Narrator: Gen. Y students also practice communication skills and teaching methods so they can better assist pre-service teachers with lesson planning.
Student: Soundtrack and transitions.
Teacher: What's a transition?
Student: Transitions are you can fade in and fade out and just like the dials…
Narrator: Younger Gen. Y kids like these fourth-graders help their classroom teachers learn new skills like video editing.
Teacher: Are there sound effects that you could use?
Student: Yeah. We have to go into a CD, and then you export it to iMovie and you can use it for the school news.
Dennis: The overwhelming majority, more than 98 percent of the thousands of teaches that have been involved with this program have said they prefer learning from students than learning from adults. Teachers go into teaching because they like to work with kids, and that's what makes this model successful.
Teacher: I want to see you guys in it. Ready?
Narrator: Even though they have to get up early to attend Gen. Y class before school each day, these kids return to the program year after year, eager to teach and learn.
Student: …or if you want to cut it smaller, this will make it smaller.
Teacher: Crop it.
DeAnne: It's absolutely joyful to work with these kids. The more power you give them, the more empowered they become. They take responsibility for their own learning. They get very excited about having authentic, purposeful reason to be at school and authentic ways of helping their teachers. They take charge of their learning and it carries across into all of the disciplines. They just really feel that it's important for them to be here, that they are the people who matter in the school.
Student: Headings go with the graphics.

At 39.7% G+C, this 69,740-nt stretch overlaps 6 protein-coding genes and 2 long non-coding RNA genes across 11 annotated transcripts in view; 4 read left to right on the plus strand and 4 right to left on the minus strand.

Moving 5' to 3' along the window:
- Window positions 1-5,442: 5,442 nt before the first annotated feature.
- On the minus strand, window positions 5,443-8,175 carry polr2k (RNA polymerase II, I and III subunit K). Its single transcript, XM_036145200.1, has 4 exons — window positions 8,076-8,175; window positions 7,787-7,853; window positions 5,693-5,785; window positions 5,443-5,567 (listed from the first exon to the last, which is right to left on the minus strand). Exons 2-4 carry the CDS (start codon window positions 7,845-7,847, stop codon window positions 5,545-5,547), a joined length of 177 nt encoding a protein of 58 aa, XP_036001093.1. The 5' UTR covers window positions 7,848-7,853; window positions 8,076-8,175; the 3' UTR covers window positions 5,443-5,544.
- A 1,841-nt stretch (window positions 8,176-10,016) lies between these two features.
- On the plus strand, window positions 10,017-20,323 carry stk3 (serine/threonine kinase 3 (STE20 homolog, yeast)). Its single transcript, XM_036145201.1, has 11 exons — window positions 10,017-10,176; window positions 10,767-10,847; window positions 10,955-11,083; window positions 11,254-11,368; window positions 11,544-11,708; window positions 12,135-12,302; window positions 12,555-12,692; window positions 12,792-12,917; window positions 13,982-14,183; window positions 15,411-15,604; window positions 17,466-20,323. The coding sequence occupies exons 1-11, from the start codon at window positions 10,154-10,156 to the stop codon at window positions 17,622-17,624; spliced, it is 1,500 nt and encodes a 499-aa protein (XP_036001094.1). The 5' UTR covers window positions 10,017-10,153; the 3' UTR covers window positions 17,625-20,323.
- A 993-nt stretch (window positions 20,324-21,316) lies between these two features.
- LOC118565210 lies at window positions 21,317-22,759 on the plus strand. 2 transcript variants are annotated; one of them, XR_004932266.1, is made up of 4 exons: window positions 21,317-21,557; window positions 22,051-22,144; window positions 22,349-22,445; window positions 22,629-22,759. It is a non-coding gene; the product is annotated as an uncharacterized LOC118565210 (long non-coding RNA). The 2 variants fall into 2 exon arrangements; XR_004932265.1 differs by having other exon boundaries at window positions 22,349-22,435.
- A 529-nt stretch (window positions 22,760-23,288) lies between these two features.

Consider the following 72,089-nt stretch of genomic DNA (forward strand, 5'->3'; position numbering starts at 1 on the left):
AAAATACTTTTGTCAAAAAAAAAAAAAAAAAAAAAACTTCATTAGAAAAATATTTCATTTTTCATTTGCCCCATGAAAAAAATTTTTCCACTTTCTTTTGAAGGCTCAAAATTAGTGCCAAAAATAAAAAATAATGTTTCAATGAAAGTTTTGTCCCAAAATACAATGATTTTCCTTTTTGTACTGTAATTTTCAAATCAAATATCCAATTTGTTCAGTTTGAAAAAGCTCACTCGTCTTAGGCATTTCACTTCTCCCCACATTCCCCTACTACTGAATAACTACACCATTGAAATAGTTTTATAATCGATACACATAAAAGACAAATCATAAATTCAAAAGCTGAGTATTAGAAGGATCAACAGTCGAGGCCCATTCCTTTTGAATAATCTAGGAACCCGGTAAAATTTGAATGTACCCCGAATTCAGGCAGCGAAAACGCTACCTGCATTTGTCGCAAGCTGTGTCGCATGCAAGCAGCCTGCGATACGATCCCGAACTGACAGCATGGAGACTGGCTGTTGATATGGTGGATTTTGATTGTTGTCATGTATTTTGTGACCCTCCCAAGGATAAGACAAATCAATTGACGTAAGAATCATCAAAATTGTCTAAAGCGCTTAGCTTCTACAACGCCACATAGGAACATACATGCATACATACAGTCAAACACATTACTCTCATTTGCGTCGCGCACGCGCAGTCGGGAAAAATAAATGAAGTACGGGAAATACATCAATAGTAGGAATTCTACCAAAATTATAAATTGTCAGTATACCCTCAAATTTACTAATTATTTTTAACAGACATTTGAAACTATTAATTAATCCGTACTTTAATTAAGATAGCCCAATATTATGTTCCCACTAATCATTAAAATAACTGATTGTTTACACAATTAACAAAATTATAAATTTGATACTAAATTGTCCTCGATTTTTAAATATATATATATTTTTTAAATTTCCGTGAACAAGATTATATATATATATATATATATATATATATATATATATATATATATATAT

Craig: So what I want you to watch for as James shows his first two or three slides is: What do you think are the things…
Narrator: Gen. Y instructors like Craig Costello see more than a win-win proposition at work. They see schools being transformed by the process of kids training their teachers.
Craig: We've got teachers who are interested in education because they're about to become teachers, students who are interested in the educational process because they've just had to teach a lesson for the first time and realized suddenly how difficult it is, and experienced teachers who realize they can't figure out the technology unless they get some help from somebody, so when we meet in that common area, suddenly we've got something to talk about together, and the whole culture of our school has changed in an easy way. It hasn't been teachers feeling like, "I've got to be dragged and pulled into this technology," kind of thing. They've got their students working with them over time on a project, and then suddenly they have the skills, and it was kind of a painless way of getting the skills.
Teacher: Then what happens?
Teacher: This looks pretty easy. Is it ever this easy?
Narrator: For more information on what works in public education, go to edutopia.org.